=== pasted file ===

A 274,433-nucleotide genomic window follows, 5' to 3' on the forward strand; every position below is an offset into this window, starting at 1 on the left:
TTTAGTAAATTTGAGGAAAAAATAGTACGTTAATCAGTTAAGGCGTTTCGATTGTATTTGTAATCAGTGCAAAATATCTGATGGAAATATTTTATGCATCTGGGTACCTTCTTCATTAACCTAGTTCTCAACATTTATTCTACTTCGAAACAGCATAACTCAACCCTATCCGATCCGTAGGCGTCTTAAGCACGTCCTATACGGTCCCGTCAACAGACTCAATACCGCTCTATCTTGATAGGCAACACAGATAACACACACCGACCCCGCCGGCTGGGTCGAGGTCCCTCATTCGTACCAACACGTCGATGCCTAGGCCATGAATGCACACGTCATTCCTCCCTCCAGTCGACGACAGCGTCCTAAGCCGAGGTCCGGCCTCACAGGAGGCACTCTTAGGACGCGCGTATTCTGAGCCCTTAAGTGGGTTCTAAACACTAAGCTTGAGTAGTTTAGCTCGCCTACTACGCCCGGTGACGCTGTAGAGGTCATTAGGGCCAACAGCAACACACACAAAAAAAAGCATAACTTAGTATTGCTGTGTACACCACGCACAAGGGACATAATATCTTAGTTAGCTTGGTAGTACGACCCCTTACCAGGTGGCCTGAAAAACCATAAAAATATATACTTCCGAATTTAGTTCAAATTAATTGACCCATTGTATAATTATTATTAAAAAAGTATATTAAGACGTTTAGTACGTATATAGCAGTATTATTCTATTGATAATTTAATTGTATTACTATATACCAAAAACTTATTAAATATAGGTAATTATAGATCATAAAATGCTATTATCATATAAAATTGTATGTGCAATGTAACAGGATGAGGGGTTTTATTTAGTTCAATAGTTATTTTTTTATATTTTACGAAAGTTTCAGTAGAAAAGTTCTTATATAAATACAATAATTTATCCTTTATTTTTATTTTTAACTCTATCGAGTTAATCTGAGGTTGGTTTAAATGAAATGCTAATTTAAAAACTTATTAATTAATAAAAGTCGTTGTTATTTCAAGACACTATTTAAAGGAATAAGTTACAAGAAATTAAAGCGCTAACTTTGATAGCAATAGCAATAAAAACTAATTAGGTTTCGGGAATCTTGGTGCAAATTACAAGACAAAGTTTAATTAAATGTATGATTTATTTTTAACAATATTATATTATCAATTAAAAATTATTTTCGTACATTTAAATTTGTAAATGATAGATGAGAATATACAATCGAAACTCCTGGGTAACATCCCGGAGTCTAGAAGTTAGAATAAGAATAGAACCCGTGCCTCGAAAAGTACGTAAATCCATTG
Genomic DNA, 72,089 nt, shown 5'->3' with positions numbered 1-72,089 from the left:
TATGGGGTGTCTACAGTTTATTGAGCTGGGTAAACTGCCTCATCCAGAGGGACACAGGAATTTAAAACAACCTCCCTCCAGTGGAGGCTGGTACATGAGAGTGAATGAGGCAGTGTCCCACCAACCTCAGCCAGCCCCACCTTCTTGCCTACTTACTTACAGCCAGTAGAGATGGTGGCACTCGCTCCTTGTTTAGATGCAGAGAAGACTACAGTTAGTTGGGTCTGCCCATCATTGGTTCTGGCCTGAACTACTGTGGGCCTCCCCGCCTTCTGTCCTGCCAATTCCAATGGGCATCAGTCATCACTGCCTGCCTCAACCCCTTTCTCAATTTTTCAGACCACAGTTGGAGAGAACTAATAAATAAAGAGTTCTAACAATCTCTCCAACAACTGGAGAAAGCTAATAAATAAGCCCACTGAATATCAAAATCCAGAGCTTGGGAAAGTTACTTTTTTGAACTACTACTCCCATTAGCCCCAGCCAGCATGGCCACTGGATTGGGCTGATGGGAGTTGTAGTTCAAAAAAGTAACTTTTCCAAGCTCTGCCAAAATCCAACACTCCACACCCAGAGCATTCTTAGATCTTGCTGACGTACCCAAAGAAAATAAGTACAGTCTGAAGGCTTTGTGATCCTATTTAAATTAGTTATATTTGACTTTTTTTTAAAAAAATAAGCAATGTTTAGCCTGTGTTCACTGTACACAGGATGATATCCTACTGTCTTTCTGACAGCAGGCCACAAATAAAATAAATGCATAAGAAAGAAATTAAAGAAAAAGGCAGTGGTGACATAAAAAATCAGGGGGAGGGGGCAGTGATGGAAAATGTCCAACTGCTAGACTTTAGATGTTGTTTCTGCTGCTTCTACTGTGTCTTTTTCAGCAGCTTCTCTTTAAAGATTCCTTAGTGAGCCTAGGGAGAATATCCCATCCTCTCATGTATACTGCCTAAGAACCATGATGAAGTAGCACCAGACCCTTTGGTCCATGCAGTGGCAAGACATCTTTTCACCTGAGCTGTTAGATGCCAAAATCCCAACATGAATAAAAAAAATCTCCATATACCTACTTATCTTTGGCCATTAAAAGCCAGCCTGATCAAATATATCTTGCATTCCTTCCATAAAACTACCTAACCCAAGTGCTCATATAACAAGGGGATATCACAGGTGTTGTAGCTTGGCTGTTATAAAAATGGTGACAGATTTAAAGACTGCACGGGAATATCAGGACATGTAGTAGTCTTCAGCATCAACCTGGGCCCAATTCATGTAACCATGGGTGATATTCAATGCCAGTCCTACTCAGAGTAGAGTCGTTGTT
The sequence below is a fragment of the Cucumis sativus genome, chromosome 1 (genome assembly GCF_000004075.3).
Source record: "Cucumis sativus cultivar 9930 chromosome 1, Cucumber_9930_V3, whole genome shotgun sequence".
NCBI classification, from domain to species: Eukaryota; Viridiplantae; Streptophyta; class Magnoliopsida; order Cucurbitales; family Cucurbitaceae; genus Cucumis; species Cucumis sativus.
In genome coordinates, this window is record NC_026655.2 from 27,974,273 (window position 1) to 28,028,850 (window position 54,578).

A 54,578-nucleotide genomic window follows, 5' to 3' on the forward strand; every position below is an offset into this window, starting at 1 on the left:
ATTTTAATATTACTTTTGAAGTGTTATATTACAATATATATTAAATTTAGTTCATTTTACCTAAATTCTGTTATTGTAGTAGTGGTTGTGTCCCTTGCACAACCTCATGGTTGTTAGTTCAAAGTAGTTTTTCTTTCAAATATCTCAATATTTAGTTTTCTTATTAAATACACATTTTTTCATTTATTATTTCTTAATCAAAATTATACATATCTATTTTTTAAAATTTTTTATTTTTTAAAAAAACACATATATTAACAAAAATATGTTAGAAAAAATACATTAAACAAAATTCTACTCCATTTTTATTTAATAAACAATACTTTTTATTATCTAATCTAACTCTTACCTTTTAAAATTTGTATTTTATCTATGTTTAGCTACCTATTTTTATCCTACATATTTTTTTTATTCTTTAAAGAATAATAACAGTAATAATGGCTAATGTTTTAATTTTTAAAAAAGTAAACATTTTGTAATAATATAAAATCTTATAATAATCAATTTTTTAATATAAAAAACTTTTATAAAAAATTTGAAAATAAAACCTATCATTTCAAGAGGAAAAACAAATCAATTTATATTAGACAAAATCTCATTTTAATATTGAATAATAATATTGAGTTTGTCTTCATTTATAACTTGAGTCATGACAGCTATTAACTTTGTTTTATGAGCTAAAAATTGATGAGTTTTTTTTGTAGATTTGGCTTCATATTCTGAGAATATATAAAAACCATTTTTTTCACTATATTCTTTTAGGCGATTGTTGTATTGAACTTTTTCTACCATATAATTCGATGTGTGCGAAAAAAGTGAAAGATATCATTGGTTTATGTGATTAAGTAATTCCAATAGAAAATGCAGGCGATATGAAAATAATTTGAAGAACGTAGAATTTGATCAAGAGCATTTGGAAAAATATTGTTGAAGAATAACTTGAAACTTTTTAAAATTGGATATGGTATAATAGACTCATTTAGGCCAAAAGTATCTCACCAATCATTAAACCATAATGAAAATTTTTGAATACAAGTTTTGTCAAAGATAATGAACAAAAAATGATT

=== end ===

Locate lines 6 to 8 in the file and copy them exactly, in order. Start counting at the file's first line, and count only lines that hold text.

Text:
Source record: "Cucumis sativus cultivar 9930 chromosome 1, Cucumber_9930_V3, whole genome shotgun sequence".
NCBI classification, from domain to species: Eukaryota; Viridiplantae; Streptophyta; class Magnoliopsida; order Cucurbitales; family Cucurbitaceae; genus Cucumis; species Cucumis sativus.
In genome coordinates, this window is record NC_026655.2 from 27,974,273 (window position 1) to 28,028,850 (window position 54,578).